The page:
A sudden flurry of suggestions by the EU that Brexit could be reversed has sparked questions about the bloc's motives and even accusations of a secret plot to keep Britain in the European Union.
But officials and analysts say European leaders are merely keeping the "dream" alive, after calls for a second referendum mounted in Britain, and that they hold no realistic hope of reversing its scheduled departure in 2019.
"I think it's more in hope than any kind of expectation. It isn't an attempt to force the issue," Simon Usherwood, deputy director of the UK in a Changing Europe think-tank, told AFP.
The apparent rush by European officials to hold open the door came after Brexit campaigner Nigel Farage last week floated the idea of a new vote on EU membership.
EU President Donald Tusk began the charm offensive, saying that the bloc's "hearts are open" to Britain changing its mind. European Commission chief Jean-Claude Juncker followed up by offering to back any British attempt to rejoin, even after it leaves.
Irish premier Leo Varadkar, whose country is directly affected by the Brexit decision due to its land border with Britain, insists there is no "plot" but said it would not be undemocratic to hold a new vote.
Austrian Chancellor Sebastian Kurz said he was "happy" the offer of EU membership remains open to Britain.
Farage however smells a conspiracy -- "a bigger attempt to frustrate and overturn Brexit" -- and has accused the EU of working with pro-European former British prime minister Tony Blair.
The British government insists it will honour the June 2016 referendum vote to leave the EU.
- 'No plan' -
The sudden rush of affection comes despite months of bad-tempered Brexit divorce negotiations between London and a European Union which insists it is keen to move on.
And it raises the question of why Europe is being so welcoming now after four decades of membership during which Britain never really found its place in Europe -- something Juncker this week admitted both sides were to blame for.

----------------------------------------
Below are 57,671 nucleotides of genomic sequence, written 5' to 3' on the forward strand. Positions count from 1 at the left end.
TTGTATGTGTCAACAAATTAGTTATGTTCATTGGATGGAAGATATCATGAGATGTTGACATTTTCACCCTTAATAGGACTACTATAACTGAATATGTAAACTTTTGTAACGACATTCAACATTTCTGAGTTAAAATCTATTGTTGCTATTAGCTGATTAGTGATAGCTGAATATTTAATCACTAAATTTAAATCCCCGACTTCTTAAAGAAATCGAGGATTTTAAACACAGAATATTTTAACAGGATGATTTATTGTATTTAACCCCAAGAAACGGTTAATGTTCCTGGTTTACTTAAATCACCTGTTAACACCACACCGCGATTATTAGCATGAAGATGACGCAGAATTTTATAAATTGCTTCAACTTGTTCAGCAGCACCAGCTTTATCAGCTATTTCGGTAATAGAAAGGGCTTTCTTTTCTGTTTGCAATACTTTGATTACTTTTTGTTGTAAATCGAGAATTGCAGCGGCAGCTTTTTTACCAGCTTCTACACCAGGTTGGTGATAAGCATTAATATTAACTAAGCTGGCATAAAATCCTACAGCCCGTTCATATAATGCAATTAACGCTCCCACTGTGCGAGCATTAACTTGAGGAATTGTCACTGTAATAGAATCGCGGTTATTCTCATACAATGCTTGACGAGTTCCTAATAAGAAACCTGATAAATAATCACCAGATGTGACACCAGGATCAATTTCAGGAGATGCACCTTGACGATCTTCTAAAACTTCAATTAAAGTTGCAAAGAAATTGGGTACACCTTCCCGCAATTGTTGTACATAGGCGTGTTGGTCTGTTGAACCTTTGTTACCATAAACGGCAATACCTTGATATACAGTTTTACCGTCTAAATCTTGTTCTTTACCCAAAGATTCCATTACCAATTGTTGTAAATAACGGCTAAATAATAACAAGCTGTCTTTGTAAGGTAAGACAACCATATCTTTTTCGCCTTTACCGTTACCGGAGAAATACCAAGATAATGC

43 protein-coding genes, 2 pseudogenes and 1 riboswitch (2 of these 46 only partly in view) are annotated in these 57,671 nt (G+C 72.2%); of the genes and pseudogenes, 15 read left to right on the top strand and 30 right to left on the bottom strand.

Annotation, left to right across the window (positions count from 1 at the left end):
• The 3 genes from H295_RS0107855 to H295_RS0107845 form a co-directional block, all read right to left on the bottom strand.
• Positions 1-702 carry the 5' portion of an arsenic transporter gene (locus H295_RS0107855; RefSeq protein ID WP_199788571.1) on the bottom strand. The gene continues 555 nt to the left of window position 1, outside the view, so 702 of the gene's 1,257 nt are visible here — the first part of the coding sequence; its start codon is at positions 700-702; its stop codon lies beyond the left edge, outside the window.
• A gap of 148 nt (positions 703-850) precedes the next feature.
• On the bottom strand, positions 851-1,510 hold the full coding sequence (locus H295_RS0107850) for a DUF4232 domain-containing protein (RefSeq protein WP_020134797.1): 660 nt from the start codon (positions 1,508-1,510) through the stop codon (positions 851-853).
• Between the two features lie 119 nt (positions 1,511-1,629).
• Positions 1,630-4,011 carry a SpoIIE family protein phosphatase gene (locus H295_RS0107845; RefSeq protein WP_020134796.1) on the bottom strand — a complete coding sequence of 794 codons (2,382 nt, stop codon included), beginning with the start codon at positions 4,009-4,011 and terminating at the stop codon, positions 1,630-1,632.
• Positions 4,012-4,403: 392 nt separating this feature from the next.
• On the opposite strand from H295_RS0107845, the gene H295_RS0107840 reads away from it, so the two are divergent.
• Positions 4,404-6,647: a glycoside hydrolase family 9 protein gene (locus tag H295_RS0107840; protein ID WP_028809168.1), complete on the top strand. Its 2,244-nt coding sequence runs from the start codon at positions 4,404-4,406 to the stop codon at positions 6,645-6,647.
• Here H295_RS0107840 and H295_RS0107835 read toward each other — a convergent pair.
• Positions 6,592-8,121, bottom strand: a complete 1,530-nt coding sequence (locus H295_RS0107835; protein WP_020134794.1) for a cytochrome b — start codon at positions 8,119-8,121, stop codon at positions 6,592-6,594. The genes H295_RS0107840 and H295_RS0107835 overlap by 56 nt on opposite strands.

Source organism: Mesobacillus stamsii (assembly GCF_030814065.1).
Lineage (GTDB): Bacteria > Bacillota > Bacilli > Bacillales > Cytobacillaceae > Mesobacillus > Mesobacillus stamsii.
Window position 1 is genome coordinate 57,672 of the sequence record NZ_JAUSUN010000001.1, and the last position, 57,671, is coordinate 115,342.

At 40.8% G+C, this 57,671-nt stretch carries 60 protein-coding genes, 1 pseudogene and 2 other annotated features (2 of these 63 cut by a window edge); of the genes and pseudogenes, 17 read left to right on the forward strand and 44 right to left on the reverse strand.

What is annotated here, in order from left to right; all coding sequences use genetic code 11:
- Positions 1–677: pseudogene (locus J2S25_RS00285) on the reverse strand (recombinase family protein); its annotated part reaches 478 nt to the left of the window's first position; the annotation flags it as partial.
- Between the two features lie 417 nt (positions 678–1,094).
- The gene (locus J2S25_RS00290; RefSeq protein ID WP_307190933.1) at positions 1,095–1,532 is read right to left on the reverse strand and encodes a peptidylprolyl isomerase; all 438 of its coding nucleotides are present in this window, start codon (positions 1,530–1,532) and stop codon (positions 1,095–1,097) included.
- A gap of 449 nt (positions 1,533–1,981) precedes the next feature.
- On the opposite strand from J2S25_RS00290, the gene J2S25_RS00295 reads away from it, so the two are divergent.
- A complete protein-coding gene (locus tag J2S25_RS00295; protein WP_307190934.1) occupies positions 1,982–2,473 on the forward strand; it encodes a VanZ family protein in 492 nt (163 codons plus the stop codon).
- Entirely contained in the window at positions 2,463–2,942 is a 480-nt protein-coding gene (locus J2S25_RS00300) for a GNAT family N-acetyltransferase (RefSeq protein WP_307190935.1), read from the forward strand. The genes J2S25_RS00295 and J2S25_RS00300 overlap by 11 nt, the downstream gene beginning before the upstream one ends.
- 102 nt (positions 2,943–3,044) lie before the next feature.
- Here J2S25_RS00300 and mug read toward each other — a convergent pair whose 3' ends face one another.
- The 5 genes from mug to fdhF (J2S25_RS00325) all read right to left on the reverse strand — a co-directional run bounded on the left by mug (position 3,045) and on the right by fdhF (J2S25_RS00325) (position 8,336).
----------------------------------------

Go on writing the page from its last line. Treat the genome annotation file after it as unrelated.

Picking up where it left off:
But officials insist there is no coordinated effort by the EU to turn back the clock.
"There is no plan behind it," a senior EU official told AFP, adding it was "something Tusk has been saying consistently from the beginning in different ways, like when he said he said 'I'm a dreamer'."
In July, former Polish premier Tusk invoked John Lennon when he quoted the lyrics from his song "Imagine" to explain that he was a "dreamer" about a possible British return.
But the official denied it was a ploy to divide the British side in the tough Brexit negotiations, saying: "Whatever Tusk might dream it doesn't influence how he will negotiate, which is based on a 99.9 percent assumption that the UK will leave."
An EU diplomat said Juncker's comment was not about reversing Brexit but only about eventually rejoining, adding that the newly emollient tone was because "we are not in a hostile mood."
- 'Nobody likes Brexit' -
Most of the European reaction can be put down to the fact that, 18 months after the Brexit referendum, the EU is still disappointed by the departure of a member state for the first time in its history, said analyst Pieter Cleppe.
"I don't think it's a plot. I don't think there is a cunning grand plan behind it all," Cleppe, head of the Brussels office for the think-tank Open Europe, told AFP.
"Nobody likes Brexit in the club of EU leaders."
Despite urging Britain to come up with ideas for a future EU-UK relationship, the bloc's leaders may themselves be stalling as they have a "hard time believing" that Brexit can work, said Cleppe.
Britain and the EU reached an in-principle agreement on separation terms in December. They are due to start talks in February on a post-Brexit transition period, and in April on future ties, including a trade deal, but much remains to be thrashed out.
Usherwood agreed that the EU leaders were just "keeping it alive as a point for discussion", and offering an "expression of solidarity" for europhiles in Britain who have seized on Farage's comments.
"The EU has enough sense of the political debate in the UK to know that it isn't a viable option, but it doesn't hurt to remind them that it's possible," added Usherwood, who is also a reader in politics at the University of Surrey.